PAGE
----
It’s been said that sommeliers have a love affair with Riesling… and it’s not wrong.
Sommeliers, and others who work in the wine industry, often have to taste many, many wines within a short period. After a while, your palate becomes fatigued with the influx of tannin and alcohol, to the point that nausea sets in at the thought of another glass of wine.
It’s a first-world problem. Fortunately, we have a first-world solution: Riesling.
In my book The 7 Key Wine Concepts, I name Riesling as one of eight fundamental varietals that you should become familiar with.
Today, Riesling is offered in a large range of styles, from bone-dry to lusciously sweet. Happily, Riesling can be found at any price point, from super-premium to inexpensive. And it’s often those at the lower end of the price spectrum that offer the most choice, which can be a pleasure to navigate for the informed consumer.
A good Riesling will be high in acidity, which helps to keep the wine fresh and gives it great cellaring potential. This acidity also keeps the palate fresh, and you’ll be surprised how easily you can finish off a bottle.
Young Riesling will show citrus characters, typically lemons and limes, and even here the diversity is impressive – could it be lime candy? Dried peels? Lemon zest? Lemon pith?
With age, toasty aromas can develop along with honey and even a hint of petrol. This last one might sound unappealing, and it can certainly be polarising amongst wine aficionados – I enjoy it; it is characteristically and inimitably a Riesling trait, and gives wines a unique complexity that distinguishes it from other varietal wines.
While there are many sweet Rieslings made, the vast majority I usually come across are bone-dry, crisp and refreshing. Both styles have potential for pairing with various dishes.
Now, if you were to meet me on the street and ask “Hey, Mark, what should I have with this Riesling?” what would I tell you?
The following is a short, impromptu selection of food items that I would personally recommend with various styles of Riesling.
Young, Bone-Dry Riesling
Oysters – Natural oysters are a favourite of mine. As they are usually served with a lemon wedge, Riesling’s natural lemon/lime flavour profile is a natural match. Cooked oysters (e.g. tempura) would also go nicely.
Fish – Sashimi would be the simplest example. For a cooked dish I would recommend a simply grilled white fish, nothing too overly garnished or covered in sauce. Even something as simple as fish-and-chips would go well with the wine.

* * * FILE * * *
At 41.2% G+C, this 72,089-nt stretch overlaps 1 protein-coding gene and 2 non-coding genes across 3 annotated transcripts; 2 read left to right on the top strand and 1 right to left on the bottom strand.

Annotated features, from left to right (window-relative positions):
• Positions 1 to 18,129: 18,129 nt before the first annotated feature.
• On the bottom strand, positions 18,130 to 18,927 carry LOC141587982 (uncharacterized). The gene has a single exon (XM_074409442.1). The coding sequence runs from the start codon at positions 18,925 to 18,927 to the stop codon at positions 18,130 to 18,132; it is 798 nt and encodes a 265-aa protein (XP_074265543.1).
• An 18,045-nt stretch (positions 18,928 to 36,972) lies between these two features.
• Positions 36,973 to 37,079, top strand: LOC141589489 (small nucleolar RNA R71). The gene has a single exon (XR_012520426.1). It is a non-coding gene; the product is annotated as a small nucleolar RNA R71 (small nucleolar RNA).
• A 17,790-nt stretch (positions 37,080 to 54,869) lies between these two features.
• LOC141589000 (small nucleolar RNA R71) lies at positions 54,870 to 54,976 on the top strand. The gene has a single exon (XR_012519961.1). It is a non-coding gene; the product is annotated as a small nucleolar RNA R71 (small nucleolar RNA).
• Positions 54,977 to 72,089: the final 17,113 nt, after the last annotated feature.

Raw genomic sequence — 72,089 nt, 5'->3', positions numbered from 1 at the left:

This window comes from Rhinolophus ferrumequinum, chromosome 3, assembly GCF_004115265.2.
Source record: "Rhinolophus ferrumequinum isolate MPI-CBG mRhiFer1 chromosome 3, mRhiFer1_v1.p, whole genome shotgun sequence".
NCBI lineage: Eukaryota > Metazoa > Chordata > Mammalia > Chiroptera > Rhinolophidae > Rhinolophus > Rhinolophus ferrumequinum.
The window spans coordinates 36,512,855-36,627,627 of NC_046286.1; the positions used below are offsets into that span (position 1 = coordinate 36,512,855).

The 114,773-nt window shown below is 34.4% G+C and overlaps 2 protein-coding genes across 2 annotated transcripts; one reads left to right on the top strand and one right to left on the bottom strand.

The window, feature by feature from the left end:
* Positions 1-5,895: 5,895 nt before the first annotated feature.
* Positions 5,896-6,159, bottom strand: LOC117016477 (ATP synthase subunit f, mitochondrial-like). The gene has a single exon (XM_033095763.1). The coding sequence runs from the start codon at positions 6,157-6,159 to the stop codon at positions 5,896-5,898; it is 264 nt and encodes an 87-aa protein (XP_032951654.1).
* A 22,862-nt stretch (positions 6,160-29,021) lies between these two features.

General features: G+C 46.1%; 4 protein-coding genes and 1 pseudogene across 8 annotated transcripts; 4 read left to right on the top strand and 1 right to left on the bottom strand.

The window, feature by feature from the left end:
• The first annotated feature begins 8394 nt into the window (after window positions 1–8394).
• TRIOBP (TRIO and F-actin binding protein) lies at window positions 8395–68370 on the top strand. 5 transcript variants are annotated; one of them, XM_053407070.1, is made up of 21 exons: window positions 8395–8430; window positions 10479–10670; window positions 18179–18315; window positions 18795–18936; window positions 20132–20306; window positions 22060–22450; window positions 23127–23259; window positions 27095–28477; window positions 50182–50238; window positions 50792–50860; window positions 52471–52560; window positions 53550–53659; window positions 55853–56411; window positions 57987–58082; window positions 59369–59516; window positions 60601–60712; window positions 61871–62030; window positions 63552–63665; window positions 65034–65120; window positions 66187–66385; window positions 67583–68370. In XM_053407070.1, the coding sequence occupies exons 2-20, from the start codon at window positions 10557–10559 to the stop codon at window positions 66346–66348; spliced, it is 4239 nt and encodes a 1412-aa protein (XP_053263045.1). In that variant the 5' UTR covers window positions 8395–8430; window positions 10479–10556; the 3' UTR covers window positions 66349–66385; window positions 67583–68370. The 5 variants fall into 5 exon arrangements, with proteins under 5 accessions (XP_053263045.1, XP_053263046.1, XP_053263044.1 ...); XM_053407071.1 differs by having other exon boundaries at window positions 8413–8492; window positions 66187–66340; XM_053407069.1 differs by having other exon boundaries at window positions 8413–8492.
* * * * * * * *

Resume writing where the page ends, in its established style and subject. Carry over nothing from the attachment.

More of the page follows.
Chicken – Crispy-skin roast chicken and Riesling, just the thought of it makes my mouth water.
Mature, Dry to Off-Dry Riesling
Oysters – In my opinion this style would pair better with cooked oysters rather than raw, as the Riesling’s deeper flavour could unbalance a natural oyster’s delicate lightness.
Fish – This is where you can order your saucier fish options, as an aged Riesling would have enough depth to complement it, rather than being overpowered by the dish.
Chicken – Anything more heavily flavoured, like soy-sauce or chilli-spiced chicken wings, would go nicely. Anything unusual and strongly flavoured, like chicken liver pâté, would also work.
Meat – An unorthodox choice, especially as meats are usually paired with red wine. However I’ve found the interplay of flavours between matured Riesling and red meat to be unusual and very interesting. Beef, pork, lamb, whether elaborately prepared with complex sauces or simply grilled on a barbecue, will open you to a whole new world of food and wine matching.
Medium-Dry or sweeter Riesling
Chicken – Especially well with chilli-spiced chicken dishes, as the sweetness of the wine will counter the heat of the chilli.
Meat – Anything that has had elaborate preparation, such as a roast or braised dish, will be a good match. The sweetness of the wine will intercept the heavy flavour of the food, while the wine’s natural acidity will cut through and leave your palate clean for more.
Cheese – Soft, hard or blue, a good dessert Riesling will serve you well.
Dessert – As one can imagine, lighter and/or fruit-based desserts will pair best with a sweet Riesling. If you are having a sticky date soufflé, perhaps it would be better to stick with a Port.
I’ll state for record once again – the above is just a quick and simple list of what I believe to be very good pairings with various styles of Riesling, based on my own experience.
There is no such thing as a food pairing that is one-hundred percent right or wrong. Some combinations may be highly desirable while others are decidedly less so.
Whatever pleases you first takes priority. Experiment, learn what you want, know how to look for it, and enjoy.
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